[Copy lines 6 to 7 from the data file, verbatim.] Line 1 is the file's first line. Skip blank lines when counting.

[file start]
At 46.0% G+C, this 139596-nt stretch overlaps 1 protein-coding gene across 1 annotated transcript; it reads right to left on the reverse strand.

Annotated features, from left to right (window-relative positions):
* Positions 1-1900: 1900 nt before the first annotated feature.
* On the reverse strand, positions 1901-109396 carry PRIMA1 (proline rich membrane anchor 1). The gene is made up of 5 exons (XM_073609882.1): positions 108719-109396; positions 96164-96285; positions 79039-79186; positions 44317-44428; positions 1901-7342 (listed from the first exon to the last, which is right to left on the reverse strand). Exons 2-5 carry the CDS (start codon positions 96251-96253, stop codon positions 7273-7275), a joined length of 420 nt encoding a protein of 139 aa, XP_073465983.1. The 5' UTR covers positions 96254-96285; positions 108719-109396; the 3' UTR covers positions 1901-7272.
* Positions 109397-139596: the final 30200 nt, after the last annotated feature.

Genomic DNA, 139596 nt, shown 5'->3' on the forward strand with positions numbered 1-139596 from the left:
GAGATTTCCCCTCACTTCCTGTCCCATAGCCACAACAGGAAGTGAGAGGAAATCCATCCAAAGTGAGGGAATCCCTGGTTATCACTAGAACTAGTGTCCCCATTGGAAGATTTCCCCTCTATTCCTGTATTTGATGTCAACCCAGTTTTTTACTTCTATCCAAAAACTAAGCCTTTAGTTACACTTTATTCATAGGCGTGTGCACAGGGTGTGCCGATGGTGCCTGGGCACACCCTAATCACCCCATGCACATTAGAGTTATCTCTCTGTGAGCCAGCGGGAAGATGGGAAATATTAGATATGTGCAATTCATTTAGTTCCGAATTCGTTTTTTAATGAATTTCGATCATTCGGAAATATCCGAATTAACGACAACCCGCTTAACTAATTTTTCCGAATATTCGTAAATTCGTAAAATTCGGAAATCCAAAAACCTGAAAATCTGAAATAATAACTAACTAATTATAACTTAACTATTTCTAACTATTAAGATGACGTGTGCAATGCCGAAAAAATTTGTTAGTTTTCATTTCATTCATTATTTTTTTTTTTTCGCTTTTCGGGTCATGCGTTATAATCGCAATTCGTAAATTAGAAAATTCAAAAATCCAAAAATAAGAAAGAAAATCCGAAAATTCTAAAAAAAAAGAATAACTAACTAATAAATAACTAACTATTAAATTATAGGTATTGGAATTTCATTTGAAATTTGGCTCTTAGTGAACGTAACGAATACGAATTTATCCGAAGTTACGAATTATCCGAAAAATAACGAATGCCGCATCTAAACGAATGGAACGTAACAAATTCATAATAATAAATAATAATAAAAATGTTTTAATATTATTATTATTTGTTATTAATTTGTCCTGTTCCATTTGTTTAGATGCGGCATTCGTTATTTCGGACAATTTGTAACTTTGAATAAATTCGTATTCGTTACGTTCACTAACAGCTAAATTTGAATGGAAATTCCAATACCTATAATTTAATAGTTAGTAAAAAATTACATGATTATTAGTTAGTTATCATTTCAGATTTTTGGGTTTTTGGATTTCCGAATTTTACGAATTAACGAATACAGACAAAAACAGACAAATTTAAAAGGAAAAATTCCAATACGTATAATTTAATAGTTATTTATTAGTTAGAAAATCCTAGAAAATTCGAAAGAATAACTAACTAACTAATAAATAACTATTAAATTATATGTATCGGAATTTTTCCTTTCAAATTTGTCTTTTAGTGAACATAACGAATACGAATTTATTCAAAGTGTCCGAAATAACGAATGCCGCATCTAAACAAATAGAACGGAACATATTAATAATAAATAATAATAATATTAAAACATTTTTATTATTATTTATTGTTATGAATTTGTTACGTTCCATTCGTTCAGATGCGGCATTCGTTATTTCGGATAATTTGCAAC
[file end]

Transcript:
Genomic DNA, 139596 nt, shown 5'->3' on the forward strand with positions numbered 1-139596 from the left:
GAGATTTCCCCTCACTTCCTGTCCCATAGCCACAACAGGAAGTGAGAGGAAATCCATCCAAAGTGAGGGAATCCCTGGTTATCACTAGAACTAGTGTCCCCATTGGAAGATTTCCCCTCTATTCCTGTATTTGATGTCAACCCAGTTTTTTACTTCTATCCAAAAACTAAGCCTTTAGTTACACTTTATTCATAGGCGTGTGCACAGGGTGTGCCGATGGTGCCTGGGCACACCCTAATCACCCCATGCACATTAGAGTTATCTCTCTGTGAGCCAGCGGGAAGATGGGAAATATTAGATATGTGCAATTCATTTAGTTCCGAATTCGTTTTTTAATGAATTTCGATCATTCGGAAATATCCGAATTAACGACAACCCGCTTAACTAATTTTTCCGAATATTCGTAAATTCGTAAAATTCGGAAATCCAAAAACCTGAAAATCTGAAATAATAACTAACTAATTATAACTTAACTATTTCTAACTATTAAGATGACGTGTGCAATGCCGAAAAAATTTGTTAGTTTTCATTTCATTCATTATTTTTTTTTTTTCGCTTTTCGGGTCATGCGTTATAATCGCAATTCGTAAATTAGAAAATTCAAAAATCCAAAAATAAGAAAGAAAATCCGAAAATTCTAAAAAAAAAGAATAACTAACTAATAAATAACTAACTATTAAATTATAGGTATTGGAATTTCATTTGAAATTTGGCTCTTAGTGAACGTAACGAATACGAATTTATCCGAAGTTACGAATTATCCGAAAAATAACGAATGCCGCATCTAAACGAATGGAACGTAACAAATTCATAATAATAAATAATAATAAAAATGTTTTAATATTATTATTATTTGTTATTAATTTGTCCTGTTCCATTTGTTTAGATGCGGCATTCGTTATTTCGGACAATTTGTAACTTTGAATAAATTCGTATTCGTTACGTTCACTAACAGCTAAATTTGAATGGAAATTCCAATACCTATAATTTAATAGTTAGTAAAAAATTACATGATTATTAGTTAGTTATCATTTCAGATTTTTGGGTTTTTGGATTTCCGAATTTTACGAATTAACGAATACAGACAAAAACAGACAAATTTAAAAGGAAAAATTCCAATACGTATAATTTAATAGTTATTTATTAGTTAGAAAATCCTAGAAAATTCGAAAGAATAACTAACTAACTAATAAATAACTATTAAATTATATGTATCGGAATTTTTCCTTTCAAATTTGTCTTTTAGTGAACATAACGAATACGAATTTATTCAAAGTGTCCGAAATAACGAATGCCGCATCTAAACAAATAGAACGGAACATATTAATAATAAATAATAATAATATTAAAACATTTTTATTATTATTTATTGTTATGAATTTGTTACGTTCCATTCGTTCAGATGCGGCATTCGTTATTTCGGATAATTTGCAAC